One of the best moments at #MLA17–when Professor Christian Rubio sees his book Krausism and the Spanish Avant-Garde for the first time!
Mark P. Del Mastro, Chair and Professor of Hispanic Studies of the College of Charleston, notes:
Christian Rubio provides a refreshing, clearly articulated and well-researched study on the impact of Krausism on Spain and the avant-garde movement via the notion of ‘Europeanization,’ while he challenges traditional critical trends that persist with categorizing Spanish literature within generations. In addition, Rubio devotes a much-needed, entire chapter on Krausism’s impact on Spanish women, while at the same time underscoring the importance of the often overlooked contributions by Rosario Acuña and Carmen de Burgos. This important book is a necessary reference for anyone interested in Krausism, the Spanish avant-garde, and Spanish history and culture at the turn of the twentieth century.
This interdisciplinary study, written in a highly accessible style, will have both specialists and nonspecialists appreciating it for how it vividly brings to life the terror inflicted by the state on its people and how it continues to affect them. Tying sociology with history, psychology, and politics, this book will not only add depth to the fields of culture and memory studies but also broaden the scope of understanding for literary works which weave in trauma of Latin American history.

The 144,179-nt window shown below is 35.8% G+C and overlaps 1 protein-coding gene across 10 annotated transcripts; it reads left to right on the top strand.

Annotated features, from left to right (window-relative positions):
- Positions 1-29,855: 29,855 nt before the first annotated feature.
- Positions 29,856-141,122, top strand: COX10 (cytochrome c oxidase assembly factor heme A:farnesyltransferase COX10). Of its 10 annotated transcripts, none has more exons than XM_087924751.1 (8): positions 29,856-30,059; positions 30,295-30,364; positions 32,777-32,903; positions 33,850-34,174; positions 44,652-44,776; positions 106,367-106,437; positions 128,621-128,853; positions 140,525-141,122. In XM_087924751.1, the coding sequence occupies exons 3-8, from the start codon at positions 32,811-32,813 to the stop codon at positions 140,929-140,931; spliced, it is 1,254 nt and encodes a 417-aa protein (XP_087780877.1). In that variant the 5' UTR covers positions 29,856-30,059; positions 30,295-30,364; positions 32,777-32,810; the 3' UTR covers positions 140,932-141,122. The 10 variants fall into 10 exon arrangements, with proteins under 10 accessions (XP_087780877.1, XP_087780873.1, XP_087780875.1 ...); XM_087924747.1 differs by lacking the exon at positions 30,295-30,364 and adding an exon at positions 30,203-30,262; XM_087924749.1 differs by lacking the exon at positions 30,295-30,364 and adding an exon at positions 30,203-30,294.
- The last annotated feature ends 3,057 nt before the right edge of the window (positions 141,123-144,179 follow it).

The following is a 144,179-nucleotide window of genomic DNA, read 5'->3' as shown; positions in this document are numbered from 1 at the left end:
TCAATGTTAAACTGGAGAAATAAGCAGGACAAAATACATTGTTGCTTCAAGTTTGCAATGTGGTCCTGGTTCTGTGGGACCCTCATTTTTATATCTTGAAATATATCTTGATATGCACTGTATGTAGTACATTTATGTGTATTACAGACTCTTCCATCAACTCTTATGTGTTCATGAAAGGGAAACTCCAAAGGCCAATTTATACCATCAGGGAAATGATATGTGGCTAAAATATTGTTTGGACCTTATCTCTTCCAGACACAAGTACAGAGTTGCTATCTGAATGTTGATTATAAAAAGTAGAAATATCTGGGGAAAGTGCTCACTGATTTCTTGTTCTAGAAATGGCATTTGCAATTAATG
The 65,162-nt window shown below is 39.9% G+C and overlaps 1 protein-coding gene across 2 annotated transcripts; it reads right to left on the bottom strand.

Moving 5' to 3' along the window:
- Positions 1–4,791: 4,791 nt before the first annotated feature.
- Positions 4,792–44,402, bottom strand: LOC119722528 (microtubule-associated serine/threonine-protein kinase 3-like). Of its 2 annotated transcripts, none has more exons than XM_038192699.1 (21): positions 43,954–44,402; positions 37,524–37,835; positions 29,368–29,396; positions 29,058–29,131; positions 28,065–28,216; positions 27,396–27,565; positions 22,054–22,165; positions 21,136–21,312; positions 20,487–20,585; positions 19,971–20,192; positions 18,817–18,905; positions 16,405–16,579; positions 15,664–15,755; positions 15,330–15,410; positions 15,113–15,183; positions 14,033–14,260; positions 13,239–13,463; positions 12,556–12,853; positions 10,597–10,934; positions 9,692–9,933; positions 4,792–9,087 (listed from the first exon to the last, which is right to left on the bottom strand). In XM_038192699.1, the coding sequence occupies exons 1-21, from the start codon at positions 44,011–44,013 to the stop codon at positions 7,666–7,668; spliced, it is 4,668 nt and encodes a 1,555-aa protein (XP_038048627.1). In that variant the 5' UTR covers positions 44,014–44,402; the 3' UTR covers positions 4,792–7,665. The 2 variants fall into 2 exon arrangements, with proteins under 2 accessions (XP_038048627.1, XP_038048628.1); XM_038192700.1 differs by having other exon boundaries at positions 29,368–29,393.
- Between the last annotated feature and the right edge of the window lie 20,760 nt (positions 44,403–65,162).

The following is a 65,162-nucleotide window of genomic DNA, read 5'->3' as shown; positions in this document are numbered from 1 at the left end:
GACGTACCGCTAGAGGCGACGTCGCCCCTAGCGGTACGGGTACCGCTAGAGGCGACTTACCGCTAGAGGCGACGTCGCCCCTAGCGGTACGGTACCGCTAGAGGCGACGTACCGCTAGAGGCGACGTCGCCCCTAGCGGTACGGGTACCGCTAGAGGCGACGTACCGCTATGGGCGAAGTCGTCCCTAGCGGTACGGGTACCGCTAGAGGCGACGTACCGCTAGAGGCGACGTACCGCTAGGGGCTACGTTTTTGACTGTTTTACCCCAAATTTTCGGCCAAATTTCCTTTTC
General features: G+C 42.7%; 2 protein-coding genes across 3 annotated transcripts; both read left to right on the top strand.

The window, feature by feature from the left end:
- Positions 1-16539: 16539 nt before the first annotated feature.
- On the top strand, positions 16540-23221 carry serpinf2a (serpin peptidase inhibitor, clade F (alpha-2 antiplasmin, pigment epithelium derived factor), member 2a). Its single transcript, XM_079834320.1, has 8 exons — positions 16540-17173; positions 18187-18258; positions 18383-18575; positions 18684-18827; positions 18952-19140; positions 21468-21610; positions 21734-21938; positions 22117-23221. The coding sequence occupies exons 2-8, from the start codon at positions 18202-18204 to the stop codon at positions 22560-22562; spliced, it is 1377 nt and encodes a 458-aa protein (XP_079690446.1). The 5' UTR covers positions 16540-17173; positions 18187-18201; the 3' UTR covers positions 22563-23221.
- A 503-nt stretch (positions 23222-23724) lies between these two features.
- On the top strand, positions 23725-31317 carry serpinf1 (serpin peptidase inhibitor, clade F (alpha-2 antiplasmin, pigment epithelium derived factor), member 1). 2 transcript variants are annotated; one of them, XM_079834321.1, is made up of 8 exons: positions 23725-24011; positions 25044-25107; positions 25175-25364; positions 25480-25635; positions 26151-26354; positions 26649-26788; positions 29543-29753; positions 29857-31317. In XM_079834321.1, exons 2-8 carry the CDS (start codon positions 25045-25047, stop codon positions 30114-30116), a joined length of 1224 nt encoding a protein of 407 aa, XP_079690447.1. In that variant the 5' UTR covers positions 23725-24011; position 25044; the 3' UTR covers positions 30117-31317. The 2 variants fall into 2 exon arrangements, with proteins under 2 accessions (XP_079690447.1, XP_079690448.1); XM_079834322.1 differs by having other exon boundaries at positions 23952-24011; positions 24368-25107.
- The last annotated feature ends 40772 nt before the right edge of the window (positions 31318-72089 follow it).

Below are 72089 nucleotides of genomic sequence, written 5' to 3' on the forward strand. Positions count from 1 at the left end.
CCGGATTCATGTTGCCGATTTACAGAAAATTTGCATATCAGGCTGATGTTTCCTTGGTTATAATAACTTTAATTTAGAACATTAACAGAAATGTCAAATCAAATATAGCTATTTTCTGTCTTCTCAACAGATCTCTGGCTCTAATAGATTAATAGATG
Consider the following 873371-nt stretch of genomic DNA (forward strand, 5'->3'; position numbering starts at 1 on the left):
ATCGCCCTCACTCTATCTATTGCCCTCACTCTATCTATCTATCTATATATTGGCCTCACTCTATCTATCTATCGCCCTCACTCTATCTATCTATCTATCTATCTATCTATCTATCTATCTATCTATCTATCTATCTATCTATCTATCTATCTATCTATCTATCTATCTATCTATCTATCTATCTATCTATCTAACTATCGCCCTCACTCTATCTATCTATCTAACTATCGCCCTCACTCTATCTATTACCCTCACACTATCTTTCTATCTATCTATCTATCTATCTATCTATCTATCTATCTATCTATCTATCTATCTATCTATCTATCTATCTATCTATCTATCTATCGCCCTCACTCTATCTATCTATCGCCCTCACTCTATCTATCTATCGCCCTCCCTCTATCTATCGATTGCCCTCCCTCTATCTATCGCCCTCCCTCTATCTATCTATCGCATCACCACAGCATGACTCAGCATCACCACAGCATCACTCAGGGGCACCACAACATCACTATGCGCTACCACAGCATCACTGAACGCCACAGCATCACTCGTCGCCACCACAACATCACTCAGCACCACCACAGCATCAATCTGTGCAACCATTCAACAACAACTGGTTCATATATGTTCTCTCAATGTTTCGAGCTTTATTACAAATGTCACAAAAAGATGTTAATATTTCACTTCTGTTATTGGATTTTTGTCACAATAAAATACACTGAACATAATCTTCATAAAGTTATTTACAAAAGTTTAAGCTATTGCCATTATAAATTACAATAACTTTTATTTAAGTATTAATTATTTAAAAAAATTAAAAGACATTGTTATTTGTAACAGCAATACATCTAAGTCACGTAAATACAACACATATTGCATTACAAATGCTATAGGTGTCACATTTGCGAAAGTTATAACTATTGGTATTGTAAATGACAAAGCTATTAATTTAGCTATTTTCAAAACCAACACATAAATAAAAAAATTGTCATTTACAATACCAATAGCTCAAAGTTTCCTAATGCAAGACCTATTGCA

“A groundbreaking study for anyone interested in crimes against humanity and their haunting transgenerational legacy.” —GABRIELE M. SCHWAB, Chancellor’s Professor, University of California, Irvine
Dr. Fried will speak about her book
at the special LASA author session
on Sunday morning
(May 29) at 9:45 a.m. in the book exhibit hall at the Hilton.
“An interesting, enjoyable and instructive example to other nations and cultures about how the powerful get to tell everyone else what their culture is even if the evidence doesn’t support it.” —Sounds and Colours
“Innovative in its transatlantic scope, and is a valuable contribution to attempts to reconsider the role and status of the poet in globalized-—and especially neoliberal-—socioeconomic context.” —A contra corriente
“Una recomendable monografía para aquellos que quieran profundizar en el cine y la Argentina de los dos primeros mandatos de Perón (1946–55) … Thompson cita numerosas y relevantes fuentes a lo largo de todo el volumen, que servirán para apoyar sus argumentos, así como para ilustrar sus ejemplos.” —Hispania
“It is entirely revitalizing to see a work devoted to the Central American avant-garde that both grounds its focus critically and keeps its focus on both the aesthetics and politics that grounded the literary production of the vanguardia in the early 20th century. A very welcomed addition to the corpus of writings on the avant-garde, valuable to students and scholars of Central American literature,and those studying the avant-garde from any region.” —A contra corriente
“Carefully researched and generously illustrated, Lauren Beck’s book offers a thorough study of primary sources, both textual and visual, on the cultural construction of the enemy in Spanish culture. … The case of Spanish culture is particularly interesting because the Spaniards have been active in the creation of stereotypes of their enemies and at the same time they have been the object of similar processes of cultural construction by other European nations.” —Bulletin of Hispanic Studies